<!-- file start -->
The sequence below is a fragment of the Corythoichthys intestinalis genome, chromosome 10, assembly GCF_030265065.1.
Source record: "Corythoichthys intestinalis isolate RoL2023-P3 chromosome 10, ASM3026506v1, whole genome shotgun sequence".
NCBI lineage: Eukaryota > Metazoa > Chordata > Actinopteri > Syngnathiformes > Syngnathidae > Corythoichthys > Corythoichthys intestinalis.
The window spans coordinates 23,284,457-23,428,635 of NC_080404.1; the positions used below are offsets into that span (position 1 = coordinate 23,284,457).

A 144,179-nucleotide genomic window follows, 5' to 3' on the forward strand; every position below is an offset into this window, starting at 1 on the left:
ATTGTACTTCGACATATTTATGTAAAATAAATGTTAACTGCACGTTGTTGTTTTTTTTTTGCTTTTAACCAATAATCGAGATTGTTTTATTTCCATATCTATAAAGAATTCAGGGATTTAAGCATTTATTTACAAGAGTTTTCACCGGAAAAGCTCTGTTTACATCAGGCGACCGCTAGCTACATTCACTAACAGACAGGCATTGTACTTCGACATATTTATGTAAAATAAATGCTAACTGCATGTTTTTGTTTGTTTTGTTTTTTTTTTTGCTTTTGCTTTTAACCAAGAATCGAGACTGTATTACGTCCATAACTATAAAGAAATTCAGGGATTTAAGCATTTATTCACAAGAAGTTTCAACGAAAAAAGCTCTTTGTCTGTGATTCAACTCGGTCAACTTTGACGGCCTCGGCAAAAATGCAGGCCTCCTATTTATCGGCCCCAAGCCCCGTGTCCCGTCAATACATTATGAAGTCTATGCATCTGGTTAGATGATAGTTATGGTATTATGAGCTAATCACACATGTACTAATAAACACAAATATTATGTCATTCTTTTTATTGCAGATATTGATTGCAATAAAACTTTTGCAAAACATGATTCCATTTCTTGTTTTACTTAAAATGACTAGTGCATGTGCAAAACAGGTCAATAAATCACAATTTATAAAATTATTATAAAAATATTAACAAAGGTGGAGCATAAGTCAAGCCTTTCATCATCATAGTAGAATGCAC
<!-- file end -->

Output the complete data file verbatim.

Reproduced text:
The sequence below is a fragment of the Corythoichthys intestinalis genome, chromosome 10, assembly GCF_030265065.1.
Source record: "Corythoichthys intestinalis isolate RoL2023-P3 chromosome 10, ASM3026506v1, whole genome shotgun sequence".
NCBI lineage: Eukaryota > Metazoa > Chordata > Actinopteri > Syngnathiformes > Syngnathidae > Corythoichthys > Corythoichthys intestinalis.
The window spans coordinates 23,284,457-23,428,635 of NC_080404.1; the positions used below are offsets into that span (position 1 = coordinate 23,284,457).

A 144,179-nucleotide genomic window follows, 5' to 3' on the forward strand; every position below is an offset into this window, starting at 1 on the left:
ATTGTACTTCGACATATTTATGTAAAATAAATGTTAACTGCACGTTGTTGTTTTTTTTTTGCTTTTAACCAATAATCGAGATTGTTTTATTTCCATATCTATAAAGAATTCAGGGATTTAAGCATTTATTTACAAGAGTTTTCACCGGAAAAGCTCTGTTTACATCAGGCGACCGCTAGCTACATTCACTAACAGACAGGCATTGTACTTCGACATATTTATGTAAAATAAATGCTAACTGCATGTTTTTGTTTGTTTTGTTTTTTTTTTTGCTTTTGCTTTTAACCAAGAATCGAGACTGTATTACGTCCATAACTATAAAGAAATTCAGGGATTTAAGCATTTATTCACAAGAAGTTTCAACGAAAAAAGCTCTTTGTCTGTGATTCAACTCGGTCAACTTTGACGGCCTCGGCAAAAATGCAGGCCTCCTATTTATCGGCCCCAAGCCCCGTGTCCCGTCAATACATTATGAAGTCTATGCATCTGGTTAGATGATAGTTATGGTATTATGAGCTAATCACACATGTACTAATAAACACAAATATTATGTCATTCTTTTTATTGCAGATATTGATTGCAATAAAACTTTTGCAAAACATGATTCCATTTCTTGTTTTACTTAAAATGACTAGTGCATGTGCAAAACAGGTCAATAAATCACAATTTATAAAATTATTATAAAAATATTAACAAAGGTGGAGCATAAGTCAAGCCTTTCATCATCATAGTAGAATGCAC